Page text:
As Kerala prepares to vote in the general elections on April 23, a comment by Prime Minister Narendra Modi has led to disquiet among several residents of North Kerala’s Wayanad constituency.

On April 1, in a jibe directed at Congress President Rahul Gandhi, who had announced the previous day that he would contest from Wayanad in addition to Amethi in Uttar Pradesh, Modi said: “Congress insulted Hindus...people have decided to punish it in election...hence, it is scared of fielding candidate from constituencies dominated by majority population.”

Gandhi said that he was contesting from Wayanad to show solidarity with the people of South India. He will file his nomination on Thursday with a roadshow in Wayanad. He is up against PP Suneer of the Communist Party of India nominee and Thushar Vellappally of the Bharat Dharma Jana Sena, an ally of the Bharatiya Janata Party.

Thachara Chandran, an agricultural labourer said, he was shocked when he heard Modi’s comments. “He is trying to divide people when the polls are round the corner,” said Chandran. “People know his tactics. Such drama will not work in Wayanad.”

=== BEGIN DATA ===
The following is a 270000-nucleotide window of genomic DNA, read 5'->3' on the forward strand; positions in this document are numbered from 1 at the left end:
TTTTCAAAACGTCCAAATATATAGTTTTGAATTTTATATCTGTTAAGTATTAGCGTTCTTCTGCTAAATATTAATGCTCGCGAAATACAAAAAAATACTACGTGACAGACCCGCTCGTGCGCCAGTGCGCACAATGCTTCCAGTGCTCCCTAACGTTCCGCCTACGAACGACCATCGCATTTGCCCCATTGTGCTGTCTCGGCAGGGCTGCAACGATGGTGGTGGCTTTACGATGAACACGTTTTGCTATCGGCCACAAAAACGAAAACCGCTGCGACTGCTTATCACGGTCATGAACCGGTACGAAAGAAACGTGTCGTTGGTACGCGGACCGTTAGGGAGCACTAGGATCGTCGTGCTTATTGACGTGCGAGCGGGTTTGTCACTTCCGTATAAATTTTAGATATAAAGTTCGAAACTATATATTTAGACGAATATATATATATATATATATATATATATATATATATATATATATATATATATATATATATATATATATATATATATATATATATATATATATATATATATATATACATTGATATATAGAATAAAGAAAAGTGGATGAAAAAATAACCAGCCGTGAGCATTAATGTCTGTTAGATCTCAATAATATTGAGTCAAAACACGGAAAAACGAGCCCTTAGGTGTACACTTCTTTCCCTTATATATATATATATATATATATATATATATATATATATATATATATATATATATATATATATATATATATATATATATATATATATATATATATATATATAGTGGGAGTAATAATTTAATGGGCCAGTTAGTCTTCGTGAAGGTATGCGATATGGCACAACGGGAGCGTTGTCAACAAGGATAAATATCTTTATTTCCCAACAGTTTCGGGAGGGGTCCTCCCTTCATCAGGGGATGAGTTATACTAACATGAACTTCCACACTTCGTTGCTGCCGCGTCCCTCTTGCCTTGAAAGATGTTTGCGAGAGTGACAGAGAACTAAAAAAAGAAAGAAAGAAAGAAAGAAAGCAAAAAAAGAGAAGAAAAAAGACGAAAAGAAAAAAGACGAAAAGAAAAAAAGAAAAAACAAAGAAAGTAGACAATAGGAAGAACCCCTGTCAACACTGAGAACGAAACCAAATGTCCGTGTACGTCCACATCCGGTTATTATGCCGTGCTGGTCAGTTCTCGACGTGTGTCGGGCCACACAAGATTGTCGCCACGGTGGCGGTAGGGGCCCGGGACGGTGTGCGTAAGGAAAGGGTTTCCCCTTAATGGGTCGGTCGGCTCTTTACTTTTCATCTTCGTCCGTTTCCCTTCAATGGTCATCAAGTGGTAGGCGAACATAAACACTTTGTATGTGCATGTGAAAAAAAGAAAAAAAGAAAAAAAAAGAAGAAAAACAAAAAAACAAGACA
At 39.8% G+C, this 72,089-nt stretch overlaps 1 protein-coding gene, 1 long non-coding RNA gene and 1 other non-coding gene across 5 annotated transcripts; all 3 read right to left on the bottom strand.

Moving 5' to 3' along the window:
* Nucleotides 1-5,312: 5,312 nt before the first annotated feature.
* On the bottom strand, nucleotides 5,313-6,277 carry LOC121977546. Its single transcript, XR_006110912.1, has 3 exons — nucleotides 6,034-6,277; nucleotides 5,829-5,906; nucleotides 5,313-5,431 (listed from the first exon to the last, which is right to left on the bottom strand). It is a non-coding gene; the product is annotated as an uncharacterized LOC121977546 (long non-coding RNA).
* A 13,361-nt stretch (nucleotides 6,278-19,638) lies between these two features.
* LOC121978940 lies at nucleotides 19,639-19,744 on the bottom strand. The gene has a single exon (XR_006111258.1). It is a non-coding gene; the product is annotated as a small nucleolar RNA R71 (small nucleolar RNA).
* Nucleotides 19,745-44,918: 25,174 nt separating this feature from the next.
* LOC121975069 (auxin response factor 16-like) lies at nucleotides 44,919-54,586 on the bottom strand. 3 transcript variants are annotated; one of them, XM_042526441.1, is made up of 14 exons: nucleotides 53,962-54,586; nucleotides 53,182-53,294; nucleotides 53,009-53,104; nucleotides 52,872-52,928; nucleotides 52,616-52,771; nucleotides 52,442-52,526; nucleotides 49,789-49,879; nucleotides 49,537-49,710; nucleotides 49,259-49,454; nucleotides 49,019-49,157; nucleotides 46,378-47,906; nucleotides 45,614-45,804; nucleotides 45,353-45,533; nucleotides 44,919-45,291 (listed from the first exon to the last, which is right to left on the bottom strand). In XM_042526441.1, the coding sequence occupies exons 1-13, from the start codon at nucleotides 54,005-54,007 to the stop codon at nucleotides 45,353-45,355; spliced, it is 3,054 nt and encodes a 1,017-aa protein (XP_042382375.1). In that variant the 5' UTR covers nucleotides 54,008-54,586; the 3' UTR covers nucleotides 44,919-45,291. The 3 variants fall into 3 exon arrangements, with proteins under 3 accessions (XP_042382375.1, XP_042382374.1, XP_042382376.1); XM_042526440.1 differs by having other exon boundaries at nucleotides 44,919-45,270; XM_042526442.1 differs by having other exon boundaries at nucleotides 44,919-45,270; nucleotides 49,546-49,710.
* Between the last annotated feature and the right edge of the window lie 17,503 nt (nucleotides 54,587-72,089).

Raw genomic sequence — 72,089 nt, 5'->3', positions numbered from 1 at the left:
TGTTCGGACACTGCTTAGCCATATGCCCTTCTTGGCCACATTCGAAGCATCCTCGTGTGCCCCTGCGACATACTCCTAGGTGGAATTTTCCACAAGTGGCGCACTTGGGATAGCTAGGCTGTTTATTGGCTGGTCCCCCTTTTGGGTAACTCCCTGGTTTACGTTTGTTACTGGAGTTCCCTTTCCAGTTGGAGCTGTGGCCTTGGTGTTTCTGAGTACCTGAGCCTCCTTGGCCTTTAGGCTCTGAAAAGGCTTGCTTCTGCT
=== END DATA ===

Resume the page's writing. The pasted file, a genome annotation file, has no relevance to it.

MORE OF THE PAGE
Several voters in the constituency feared that Modi’s comments will eclipse more important issues – such as the long pending demand of land redistribution to Adivasis, suicides by farmers because of the destruction of cash crops in last year’s floods, the rehabilitation of people affected by the floods and landslides, and human rights violations by the state police.

Demographic composition

Carved out in 2009, Wayanad constituency comprises seven Assembly constituencies spread over three districts – Wayanad, Malappuram and Kozhikode. It has 13.36 lakh voters.

According to unofficial demographic data, Muslims account for 45% of the electorate in this constituency while Hindus comprise 41% and Christians 13%.

A Muslim candidate from the Congress won the parliamentary seat in 2009 and 2014. In the 2016 Assembly elections, Hindu candidates won four Assembly seats in this parliamentary constituency, Muslims won two and a Christian one.

M Radhakrishnan, who is working as a security guard in Kalpetta town, also decried Modi’s comments. He said they were ill-motivated and aimed at creating unrest in society. “He has snubbed the voters of Wayanad,” said Radhakrishnan. “Elections should be fought on issues and not on rhetoric.”

Adivasi land issue